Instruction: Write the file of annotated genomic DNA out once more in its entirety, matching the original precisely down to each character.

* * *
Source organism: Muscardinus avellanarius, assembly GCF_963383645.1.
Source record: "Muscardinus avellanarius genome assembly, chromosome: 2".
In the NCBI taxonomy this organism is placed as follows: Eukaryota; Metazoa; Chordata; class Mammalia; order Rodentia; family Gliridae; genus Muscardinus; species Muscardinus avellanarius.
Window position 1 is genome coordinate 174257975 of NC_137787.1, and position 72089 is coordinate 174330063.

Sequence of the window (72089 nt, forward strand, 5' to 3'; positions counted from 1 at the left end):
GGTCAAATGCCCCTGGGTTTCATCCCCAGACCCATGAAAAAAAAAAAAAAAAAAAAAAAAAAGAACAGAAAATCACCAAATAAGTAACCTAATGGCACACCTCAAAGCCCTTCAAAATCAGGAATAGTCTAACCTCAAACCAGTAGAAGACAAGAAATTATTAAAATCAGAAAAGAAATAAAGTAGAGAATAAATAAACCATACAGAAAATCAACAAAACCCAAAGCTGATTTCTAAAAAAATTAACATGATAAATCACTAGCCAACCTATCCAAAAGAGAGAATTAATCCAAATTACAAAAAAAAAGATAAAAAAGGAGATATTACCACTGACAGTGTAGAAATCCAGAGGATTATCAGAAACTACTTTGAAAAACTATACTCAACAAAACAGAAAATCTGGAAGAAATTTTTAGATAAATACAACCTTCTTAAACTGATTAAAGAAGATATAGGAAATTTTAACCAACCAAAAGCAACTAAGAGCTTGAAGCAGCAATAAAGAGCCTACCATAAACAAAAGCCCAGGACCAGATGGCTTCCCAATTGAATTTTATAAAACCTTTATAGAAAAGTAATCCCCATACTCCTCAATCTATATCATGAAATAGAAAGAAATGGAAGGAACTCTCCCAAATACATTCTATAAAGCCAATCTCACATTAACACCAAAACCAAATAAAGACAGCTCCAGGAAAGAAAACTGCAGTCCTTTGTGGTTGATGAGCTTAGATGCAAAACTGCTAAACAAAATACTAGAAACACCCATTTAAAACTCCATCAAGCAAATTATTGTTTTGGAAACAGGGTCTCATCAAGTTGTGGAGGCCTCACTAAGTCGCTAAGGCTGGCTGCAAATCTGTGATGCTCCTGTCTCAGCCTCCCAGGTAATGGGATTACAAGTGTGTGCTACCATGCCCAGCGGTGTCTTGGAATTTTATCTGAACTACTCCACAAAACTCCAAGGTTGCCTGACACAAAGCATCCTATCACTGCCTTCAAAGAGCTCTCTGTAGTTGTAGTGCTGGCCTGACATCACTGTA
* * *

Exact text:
Source organism: Muscardinus avellanarius, assembly GCF_963383645.1.
Source record: "Muscardinus avellanarius genome assembly, chromosome: 2".
In the NCBI taxonomy this organism is placed as follows: Eukaryota; Metazoa; Chordata; class Mammalia; order Rodentia; family Gliridae; genus Muscardinus; species Muscardinus avellanarius.
Window position 1 is genome coordinate 174257975 of NC_137787.1, and position 72089 is coordinate 174330063.

Sequence of the window (72089 nt, forward strand, 5' to 3'; positions counted from 1 at the left end):
GGTCAAATGCCCCTGGGTTTCATCCCCAGACCCATGAAAAAAAAAAAAAAAAAAAAAAAAAAGAACAGAAAATCACCAAATAAGTAACCTAATGGCACACCTCAAAGCCCTTCAAAATCAGGAATAGTCTAACCTCAAACCAGTAGAAGACAAGAAATTATTAAAATCAGAAAAGAAATAAAGTAGAGAATAAATAAACCATACAGAAAATCAACAAAACCCAAAGCTGATTTCTAAAAAAATTAACATGATAAATCACTAGCCAACCTATCCAAAAGAGAGAATTAATCCAAATTACAAAAAAAAAGATAAAAAAGGAGATATTACCACTGACAGTGTAGAAATCCAGAGGATTATCAGAAACTACTTTGAAAAACTATACTCAACAAAACAGAAAATCTGGAAGAAATTTTTAGATAAATACAACCTTCTTAAACTGATTAAAGAAGATATAGGAAATTTTAACCAACCAAAAGCAACTAAGAGCTTGAAGCAGCAATAAAGAGCCTACCATAAACAAAAGCCCAGGACCAGATGGCTTCCCAATTGAATTTTATAAAACCTTTATAGAAAAGTAATCCCCATACTCCTCAATCTATATCATGAAATAGAAAGAAATGGAAGGAACTCTCCCAAATACATTCTATAAAGCCAATCTCACATTAACACCAAAACCAAATAAAGACAGCTCCAGGAAAGAAAACTGCAGTCCTTTGTGGTTGATGAGCTTAGATGCAAAACTGCTAAACAAAATACTAGAAACACCCATTTAAAACTCCATCAAGCAAATTATTGTTTTGGAAACAGGGTCTCATCAAGTTGTGGAGGCCTCACTAAGTCGCTAAGGCTGGCTGCAAATCTGTGATGCTCCTGTCTCAGCCTCCCAGGTAATGGGATTACAAGTGTGTGCTACCATGCCCAGCGGTGTCTTGGAATTTTATCTGAACTACTCCACAAAACTCCAAGGTTGCCTGACACAAAGCATCCTATCACTGCCTTCAAAGAGCTCTCTGTAGTTGTAGTGCTGGCCTGACATCACTGTA